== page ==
East Stirling ‘sorry’ for Ibrox disaster comments

A FOOTBALL club has issued an apology to Rangers for one of its youth team players making “grossly offensive” remarks online about the Ibrox disaster.

East Stirlingshire FC’s chairman expressed “deep regret” for the distress caused by the under-19 player’s social networking posts.

The player, understood to be Brett Molloy, is now the subject of disciplinary procedures and police are also looking into the case.

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The Ibrox disaster claimed 66 lives on January 2 1971 when fans were crushed on stairway 13 of the stadium at the end of an Old Firm game.

Rangers said it is “truly abhorrent that anyone could see fit to mock such a tragedy”.

An apology issued by East Stirlingshire chairman Tony Ford has been published on his club’s website.

“I have been contacted by a number of people regarding posts made on social networking sites by one of our under-19 youth team players and I would like to thank those people for bringing this matter to my attention,” it read.

“Having read these comments I share your sense of shock and revulsion. Furthermore, I am horrified that a player connected with our club can express such opinions. I am sure all Shire supporters will join me in condemning these words.

“On behalf of everyone at East Stirlingshire Football Club I would like to apologise for the actions of this individual.

“As chairman of the club I would like to express deep regret for the distress these words will have caused the families of those who lost their lives in the Ibrox disaster. I would like to say sorry to all Rangers supporters for the grossly offensive nature of the descriptions used.

“And I would also like to apologise to the officials, staff, coaches and players of Rangers Football Club, who we have spent this season building warm and cordial relations with.

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“The player concerned has already been spoken to by club staff and has been told he will be the subject of a disciplinary procedure which will begin today. I will not prejudge this but I believe the individual concerned understands the possible implications and potential outcomes.”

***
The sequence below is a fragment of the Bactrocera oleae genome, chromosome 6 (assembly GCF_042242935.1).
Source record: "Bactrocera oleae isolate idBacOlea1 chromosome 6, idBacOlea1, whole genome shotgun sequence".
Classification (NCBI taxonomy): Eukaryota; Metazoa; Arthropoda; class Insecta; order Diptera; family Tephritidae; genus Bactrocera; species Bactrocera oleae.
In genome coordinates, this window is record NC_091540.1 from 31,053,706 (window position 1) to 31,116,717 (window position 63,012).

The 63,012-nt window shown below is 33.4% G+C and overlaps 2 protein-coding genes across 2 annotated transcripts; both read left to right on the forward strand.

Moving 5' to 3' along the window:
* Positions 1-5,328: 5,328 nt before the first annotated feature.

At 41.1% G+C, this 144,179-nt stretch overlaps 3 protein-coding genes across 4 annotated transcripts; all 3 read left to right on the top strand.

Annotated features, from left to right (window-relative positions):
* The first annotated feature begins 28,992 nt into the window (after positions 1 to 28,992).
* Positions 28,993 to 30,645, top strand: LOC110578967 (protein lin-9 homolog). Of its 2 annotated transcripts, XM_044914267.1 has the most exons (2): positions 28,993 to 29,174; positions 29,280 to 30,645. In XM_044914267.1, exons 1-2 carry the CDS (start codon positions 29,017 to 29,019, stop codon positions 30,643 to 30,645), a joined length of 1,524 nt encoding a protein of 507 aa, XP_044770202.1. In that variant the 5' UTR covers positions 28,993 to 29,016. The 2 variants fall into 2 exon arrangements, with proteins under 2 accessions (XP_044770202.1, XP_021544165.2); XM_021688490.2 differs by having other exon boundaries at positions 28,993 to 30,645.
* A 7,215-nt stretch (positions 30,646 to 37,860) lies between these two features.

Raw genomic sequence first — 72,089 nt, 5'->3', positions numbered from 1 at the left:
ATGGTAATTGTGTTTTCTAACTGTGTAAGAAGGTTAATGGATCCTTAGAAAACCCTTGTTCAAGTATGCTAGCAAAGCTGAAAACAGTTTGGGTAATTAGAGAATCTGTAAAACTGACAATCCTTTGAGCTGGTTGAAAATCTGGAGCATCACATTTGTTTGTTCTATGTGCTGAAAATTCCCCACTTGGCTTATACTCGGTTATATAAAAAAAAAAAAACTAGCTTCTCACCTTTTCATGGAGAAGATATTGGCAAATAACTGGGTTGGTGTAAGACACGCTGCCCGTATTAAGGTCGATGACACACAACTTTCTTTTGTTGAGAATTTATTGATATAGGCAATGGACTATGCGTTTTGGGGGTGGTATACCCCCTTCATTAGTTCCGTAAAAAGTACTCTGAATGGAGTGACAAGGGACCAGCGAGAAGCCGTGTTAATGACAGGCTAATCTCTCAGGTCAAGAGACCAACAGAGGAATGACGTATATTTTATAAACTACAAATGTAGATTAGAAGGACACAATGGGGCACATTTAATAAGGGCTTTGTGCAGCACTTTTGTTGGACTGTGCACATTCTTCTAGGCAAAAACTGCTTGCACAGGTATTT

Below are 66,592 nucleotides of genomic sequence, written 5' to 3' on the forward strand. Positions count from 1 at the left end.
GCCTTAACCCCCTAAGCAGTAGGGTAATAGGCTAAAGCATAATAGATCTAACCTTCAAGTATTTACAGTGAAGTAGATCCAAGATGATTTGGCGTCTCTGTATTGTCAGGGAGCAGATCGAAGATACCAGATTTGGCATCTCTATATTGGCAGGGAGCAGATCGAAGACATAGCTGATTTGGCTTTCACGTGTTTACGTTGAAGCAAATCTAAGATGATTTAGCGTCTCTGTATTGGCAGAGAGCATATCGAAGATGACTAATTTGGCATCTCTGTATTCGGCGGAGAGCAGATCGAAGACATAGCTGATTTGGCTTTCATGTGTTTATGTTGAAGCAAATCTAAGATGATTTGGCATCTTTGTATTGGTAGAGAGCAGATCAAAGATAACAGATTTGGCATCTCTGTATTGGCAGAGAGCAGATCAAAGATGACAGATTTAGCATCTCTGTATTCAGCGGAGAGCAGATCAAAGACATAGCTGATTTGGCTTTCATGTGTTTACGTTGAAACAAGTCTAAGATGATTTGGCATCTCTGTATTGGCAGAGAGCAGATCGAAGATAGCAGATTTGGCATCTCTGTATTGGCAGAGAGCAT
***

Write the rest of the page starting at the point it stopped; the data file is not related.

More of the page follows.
All of the club’s players were spoken to about the use of social networking sites at the start of the season, Mr Ford said.

“In the almost 18 months I have been chairman I, and the rest of the board, have worked extremely hard to make East Stirlingshire a welcoming club for everyone. We have participated willingly and positively in initiatives to combat sectarianism, bigotry and hate.

“A main aim has been to try and use football to promote community, harmony and tolerance. Coming to a Shire match is a social experience above all and many who have participated in that have commented how much like a family the Shire support is.

“I know I speak for the entire board of directors when I say we are proud to be a fan-owned and fan-run club. Likewise, I know my fellow directors are saddened and ashamed by these recent events which have brought no credit to the supporters, coaches and playing staff of our club. To those people too we owe an apology.”

The statement was replicated on The Rangers FC website.

A foreword to the statement from the Glasgow club stated: “East Stirlingshire have issued a full apology to Rangers Football Club following sickening posts made by one of their club’s teenage players on a social networking site about the Ibrox disaster.

“The 1971 disaster, in which 66 people died, resonates deeply with all Rangers supporters and it is truly abhorrent that anyone could see fit to mock such a tragedy.

“Rangers condemns the sickening comments made and we note East Stirlingshire have issued a swift apology to everyone connected to the club.”

Strathclyde Police said they are investigating.

“We can confirm that a complaint has been received and inquiries are ongoing,” a force spokeswoman said.